The Young Adult Section: The measure of time

Opinion by Nina M. Chung
Oct. 25, 2011, 12:29 a.m.

The Young Adult Section: The measure of timeWhether or not we like the numbers, time is exact. It coordinates global markets, unravels histories and guides social schedules. It predicts what people halfway around the globe are doing at any given moment and might be one of the smallest binders of the most people at once. Time keeps us on track with the world, so most of us get on track early on.

There is, however, yet another way we read time that is somehow both bigger and entirely personal. This kind of time is less quantifiable, more fleeting and highly subjective. We can feel it before we ever hear an audible alarm or chime. Actually, it has nothing to do with hours or minutes, but we feel it moving inexorably between us and the people around us. Like a form of physical distance, it can tell us precisely where we are. Perhaps more than change, the most powerful thing time can do is provide at least a moment of complete clarification.

A friend of mine emailed me in response to one of my columns last week, emergency-style: we had to talk — now! (If you know me, you know that I love when this happens.) He was recovering from a bad breakup, which had unexpectedly re-launched his religious faith and led to major re-acquainting with previously abandoned relations. To his own surprise, over the span of the week after my column, he found himself tying up numerous loose ends that for years had been drifting about via bad memories and awkward encounters. Yet just recently he had spent hours chatting with long-past friends and even an ex-girlfriend with whom he had once shared a very rocky record. What was happening? Was it simply that time heals? Was it that he and the other parties had changed and could now get along? No — it was that, after years of distance from past events, he saw himself with better eyes. He could return to people he had hurt and been hurt by because, suddenly, time was letting him see his past self with better perspective.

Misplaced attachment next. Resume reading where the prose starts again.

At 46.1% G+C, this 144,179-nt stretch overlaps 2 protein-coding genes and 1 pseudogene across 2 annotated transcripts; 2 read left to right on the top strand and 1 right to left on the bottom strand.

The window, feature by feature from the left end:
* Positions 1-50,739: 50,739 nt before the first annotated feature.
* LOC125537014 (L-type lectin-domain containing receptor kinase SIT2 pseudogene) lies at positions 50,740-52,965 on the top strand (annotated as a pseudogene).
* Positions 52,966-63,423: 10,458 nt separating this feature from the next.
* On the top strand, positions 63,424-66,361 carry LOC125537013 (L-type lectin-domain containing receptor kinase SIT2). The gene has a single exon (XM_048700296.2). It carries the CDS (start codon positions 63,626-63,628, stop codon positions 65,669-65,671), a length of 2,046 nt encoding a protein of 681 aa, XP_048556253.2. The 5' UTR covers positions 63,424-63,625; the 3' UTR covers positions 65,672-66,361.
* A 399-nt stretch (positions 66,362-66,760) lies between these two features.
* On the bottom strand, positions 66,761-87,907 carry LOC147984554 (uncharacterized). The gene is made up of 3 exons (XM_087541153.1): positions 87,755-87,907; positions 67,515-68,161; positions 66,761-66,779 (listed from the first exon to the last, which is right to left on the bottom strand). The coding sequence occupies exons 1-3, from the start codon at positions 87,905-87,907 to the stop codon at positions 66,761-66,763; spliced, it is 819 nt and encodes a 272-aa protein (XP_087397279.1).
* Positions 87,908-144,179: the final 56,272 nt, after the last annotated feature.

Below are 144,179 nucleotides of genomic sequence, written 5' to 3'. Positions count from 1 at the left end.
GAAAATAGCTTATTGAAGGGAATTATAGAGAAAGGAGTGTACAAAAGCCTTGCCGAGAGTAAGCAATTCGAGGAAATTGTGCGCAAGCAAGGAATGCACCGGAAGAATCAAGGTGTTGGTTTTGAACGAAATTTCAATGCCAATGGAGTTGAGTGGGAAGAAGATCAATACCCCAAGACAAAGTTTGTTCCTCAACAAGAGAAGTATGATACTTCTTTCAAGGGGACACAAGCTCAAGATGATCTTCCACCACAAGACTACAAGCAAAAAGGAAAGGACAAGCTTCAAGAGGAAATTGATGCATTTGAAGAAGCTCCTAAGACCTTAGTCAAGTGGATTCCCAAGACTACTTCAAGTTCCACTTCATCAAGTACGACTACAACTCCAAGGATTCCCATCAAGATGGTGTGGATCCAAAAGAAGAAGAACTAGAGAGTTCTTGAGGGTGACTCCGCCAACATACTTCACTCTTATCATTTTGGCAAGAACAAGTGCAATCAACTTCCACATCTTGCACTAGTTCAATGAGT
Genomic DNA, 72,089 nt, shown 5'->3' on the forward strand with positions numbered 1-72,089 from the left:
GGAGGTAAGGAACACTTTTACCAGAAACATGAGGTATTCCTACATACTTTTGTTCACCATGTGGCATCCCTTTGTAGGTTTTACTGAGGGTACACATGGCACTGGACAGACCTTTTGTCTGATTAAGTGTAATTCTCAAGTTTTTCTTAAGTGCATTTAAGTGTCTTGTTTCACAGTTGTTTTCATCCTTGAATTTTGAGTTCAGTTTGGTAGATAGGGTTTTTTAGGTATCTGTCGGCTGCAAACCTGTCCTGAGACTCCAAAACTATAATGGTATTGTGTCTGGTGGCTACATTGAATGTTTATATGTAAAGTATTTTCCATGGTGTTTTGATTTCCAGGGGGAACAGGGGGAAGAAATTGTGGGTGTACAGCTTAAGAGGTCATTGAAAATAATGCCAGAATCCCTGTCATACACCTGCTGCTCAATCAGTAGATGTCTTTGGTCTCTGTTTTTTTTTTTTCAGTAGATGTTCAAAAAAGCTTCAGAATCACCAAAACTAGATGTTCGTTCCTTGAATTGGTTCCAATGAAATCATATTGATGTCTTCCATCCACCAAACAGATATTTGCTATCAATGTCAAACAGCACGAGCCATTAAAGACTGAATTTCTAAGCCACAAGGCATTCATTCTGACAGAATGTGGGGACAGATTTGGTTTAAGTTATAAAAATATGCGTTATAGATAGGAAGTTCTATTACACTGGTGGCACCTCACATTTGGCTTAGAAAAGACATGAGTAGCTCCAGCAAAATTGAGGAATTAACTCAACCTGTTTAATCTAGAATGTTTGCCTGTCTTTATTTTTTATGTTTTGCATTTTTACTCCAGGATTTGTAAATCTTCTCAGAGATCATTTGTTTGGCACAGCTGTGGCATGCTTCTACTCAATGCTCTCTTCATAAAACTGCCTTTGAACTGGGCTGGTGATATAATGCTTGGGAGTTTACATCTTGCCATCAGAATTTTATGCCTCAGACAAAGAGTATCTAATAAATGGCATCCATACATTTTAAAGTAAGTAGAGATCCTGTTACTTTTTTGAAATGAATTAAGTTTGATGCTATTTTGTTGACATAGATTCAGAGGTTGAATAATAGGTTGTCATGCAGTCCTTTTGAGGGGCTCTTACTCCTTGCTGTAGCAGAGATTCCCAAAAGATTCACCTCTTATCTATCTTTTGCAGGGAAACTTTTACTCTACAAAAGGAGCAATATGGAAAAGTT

Our relationships with others depend first on how we relate with ourselves, but over time that latter part changes. Usually, it’s only ex post facto that we get the privilege of revisiting our past selves and all associated behavior. In the heat of the moment, we’re locked inside a melange of bias and furiously buzzing emotions. If we’re lucky, though, internal chatter subsides, and then we get the opportunity — though we don’t always take it — to see ourselves from the outside.

With our company, too, time’s penchant for clarity comes in extremely handy. It spotlights how we feel about someone in the context of how little or how much time has passed. Recall how ecstatic you felt when he/she finally called you (and you hadn’t realized how long you’d been waiting), how the hours you spent with someone seemed to fly by, how a short time away from someone seemed like forever. Emotions like these only make sense in the context of time.

When you’ve known someone for less than two years but it feels timeless, what does that say? When two people can reunite after months of separation and take it effortlessly in stride, what does that say? Our reactions to the passing of time could fill pages on how deeply and/or genuinely we regard someone. Maybe it’s more automatic for self-reflective people to register those mental notes, and maybe that’s why I’m putting it out here for the masses. After 21 years of meeting, greeting, mingling with and leaving people, it feels unimaginably wonderful to consciously recognize which relationships I can’t imagine ever fading; for now, at least, I can thank them for being so wonderful, too. (And I totally do, even though I guess that’s kind of weird or something.)

Sometimes only time can tell what things tarnish and what stays real. I believe that truth like that is immeasurably valuable.

Have an epiphany, or completely disagree? Either way, Nina would love to hear it. Take a moment to tell her, at ninamc “at” stanford “dot” edu.

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